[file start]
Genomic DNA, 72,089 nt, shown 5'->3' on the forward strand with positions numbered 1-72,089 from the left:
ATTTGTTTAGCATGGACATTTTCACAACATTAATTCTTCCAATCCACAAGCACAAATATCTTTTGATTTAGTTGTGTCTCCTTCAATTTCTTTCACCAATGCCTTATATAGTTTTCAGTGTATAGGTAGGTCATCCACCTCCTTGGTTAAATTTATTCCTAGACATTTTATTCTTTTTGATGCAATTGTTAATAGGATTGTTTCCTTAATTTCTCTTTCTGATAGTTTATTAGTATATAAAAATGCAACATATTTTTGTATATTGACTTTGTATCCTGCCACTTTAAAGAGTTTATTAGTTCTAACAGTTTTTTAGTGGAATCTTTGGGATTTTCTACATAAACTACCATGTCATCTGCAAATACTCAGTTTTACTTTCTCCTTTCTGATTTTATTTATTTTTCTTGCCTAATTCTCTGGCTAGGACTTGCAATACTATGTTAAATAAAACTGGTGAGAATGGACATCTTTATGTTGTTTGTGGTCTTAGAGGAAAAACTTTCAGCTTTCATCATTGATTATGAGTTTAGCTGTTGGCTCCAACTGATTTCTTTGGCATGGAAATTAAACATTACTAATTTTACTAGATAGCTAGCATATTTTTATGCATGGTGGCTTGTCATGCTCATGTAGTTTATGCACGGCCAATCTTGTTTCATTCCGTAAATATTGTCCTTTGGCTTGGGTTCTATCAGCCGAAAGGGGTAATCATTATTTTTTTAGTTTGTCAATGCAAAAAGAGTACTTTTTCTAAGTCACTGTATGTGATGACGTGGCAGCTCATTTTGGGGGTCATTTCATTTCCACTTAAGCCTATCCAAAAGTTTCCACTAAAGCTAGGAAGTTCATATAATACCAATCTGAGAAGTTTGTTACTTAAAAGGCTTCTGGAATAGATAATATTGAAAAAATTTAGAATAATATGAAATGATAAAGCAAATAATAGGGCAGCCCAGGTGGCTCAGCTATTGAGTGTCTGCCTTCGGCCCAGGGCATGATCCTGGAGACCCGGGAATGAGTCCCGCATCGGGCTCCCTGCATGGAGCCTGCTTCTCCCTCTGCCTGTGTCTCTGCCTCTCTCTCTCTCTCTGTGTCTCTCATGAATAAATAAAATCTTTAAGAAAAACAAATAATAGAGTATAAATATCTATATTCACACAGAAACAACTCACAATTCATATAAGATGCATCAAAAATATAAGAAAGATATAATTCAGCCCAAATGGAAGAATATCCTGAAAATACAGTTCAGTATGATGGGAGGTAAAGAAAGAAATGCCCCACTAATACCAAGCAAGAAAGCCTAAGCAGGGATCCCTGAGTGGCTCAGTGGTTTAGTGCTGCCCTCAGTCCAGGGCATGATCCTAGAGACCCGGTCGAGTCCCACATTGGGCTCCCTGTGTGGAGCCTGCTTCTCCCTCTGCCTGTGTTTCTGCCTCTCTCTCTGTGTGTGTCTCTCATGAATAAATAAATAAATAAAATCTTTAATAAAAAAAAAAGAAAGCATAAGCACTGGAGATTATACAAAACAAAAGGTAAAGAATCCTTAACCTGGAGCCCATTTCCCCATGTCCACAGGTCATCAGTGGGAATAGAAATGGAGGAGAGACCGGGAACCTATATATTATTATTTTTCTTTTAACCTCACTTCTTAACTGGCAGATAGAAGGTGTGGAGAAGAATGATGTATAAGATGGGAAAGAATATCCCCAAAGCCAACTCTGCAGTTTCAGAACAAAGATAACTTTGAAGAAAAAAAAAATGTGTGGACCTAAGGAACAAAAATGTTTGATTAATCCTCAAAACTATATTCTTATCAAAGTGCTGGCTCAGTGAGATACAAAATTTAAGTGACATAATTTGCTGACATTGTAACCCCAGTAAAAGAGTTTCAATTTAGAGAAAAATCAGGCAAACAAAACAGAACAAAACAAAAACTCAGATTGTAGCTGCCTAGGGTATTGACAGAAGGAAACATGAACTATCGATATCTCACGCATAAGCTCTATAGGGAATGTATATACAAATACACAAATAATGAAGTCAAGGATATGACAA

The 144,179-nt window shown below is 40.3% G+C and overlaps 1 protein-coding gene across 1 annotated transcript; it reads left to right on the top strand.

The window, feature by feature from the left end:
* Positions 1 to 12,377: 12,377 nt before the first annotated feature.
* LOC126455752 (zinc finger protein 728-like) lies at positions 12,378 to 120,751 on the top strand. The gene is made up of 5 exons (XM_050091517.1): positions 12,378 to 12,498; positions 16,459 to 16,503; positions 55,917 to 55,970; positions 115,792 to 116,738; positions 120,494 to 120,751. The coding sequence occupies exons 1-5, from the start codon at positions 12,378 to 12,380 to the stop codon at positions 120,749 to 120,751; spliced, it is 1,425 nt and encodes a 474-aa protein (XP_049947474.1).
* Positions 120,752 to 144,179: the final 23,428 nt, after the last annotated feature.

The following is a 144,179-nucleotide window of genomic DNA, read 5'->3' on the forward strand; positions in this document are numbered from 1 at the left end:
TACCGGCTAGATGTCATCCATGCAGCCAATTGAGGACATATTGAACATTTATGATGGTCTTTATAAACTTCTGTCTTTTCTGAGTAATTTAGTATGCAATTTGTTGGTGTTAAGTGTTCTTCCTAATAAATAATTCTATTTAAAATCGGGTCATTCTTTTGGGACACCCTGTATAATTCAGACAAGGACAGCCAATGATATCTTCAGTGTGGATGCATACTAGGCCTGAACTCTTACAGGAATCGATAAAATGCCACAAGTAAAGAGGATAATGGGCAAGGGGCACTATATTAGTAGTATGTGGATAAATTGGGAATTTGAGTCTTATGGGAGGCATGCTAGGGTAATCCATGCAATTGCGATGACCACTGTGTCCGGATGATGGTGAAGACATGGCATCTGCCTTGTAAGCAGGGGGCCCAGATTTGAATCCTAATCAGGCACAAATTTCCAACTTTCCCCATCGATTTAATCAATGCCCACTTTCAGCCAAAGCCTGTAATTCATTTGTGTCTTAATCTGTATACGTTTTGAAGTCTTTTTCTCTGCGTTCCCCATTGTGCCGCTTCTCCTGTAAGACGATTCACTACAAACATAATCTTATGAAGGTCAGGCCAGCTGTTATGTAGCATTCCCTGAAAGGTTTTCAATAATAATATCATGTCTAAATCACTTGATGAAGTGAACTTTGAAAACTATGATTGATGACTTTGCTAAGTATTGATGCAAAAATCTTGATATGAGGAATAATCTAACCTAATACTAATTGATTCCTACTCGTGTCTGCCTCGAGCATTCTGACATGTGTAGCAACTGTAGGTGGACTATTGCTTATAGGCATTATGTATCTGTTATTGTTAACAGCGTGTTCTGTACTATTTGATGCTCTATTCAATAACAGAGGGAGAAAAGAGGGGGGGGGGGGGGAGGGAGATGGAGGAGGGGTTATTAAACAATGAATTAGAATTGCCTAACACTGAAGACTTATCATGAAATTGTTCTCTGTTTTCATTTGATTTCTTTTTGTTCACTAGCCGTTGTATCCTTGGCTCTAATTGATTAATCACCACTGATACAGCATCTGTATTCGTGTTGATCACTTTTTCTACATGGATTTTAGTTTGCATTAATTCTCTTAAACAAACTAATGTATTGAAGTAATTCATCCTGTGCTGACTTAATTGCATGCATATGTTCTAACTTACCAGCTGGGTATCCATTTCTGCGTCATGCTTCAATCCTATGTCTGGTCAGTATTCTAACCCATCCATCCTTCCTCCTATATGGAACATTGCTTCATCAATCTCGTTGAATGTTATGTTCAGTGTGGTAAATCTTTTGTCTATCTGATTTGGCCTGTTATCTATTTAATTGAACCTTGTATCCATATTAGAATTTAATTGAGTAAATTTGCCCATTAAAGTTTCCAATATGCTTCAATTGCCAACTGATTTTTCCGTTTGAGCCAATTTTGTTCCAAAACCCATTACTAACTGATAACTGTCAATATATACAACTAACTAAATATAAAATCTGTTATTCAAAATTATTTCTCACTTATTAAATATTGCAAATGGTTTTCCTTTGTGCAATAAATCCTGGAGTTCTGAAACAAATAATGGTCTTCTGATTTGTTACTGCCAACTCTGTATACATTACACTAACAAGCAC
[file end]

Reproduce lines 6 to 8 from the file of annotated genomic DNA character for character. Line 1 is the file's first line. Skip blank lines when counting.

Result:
* LOC126455752 (zinc finger protein 728-like) lies at positions 12,378 to 120,751 on the top strand. The gene is made up of 5 exons (XM_050091517.1): positions 12,378 to 12,498; positions 16,459 to 16,503; positions 55,917 to 55,970; positions 115,792 to 116,738; positions 120,494 to 120,751. The coding sequence occupies exons 1-5, from the start codon at positions 12,378 to 12,380 to the stop codon at positions 120,749 to 120,751; spliced, it is 1,425 nt and encodes a 474-aa protein (XP_049947474.1).
* Positions 120,752 to 144,179: the final 23,428 nt, after the last annotated feature.

The following is a 144,179-nucleotide window of genomic DNA, read 5'->3' on the forward strand; positions in this document are numbered from 1 at the left end: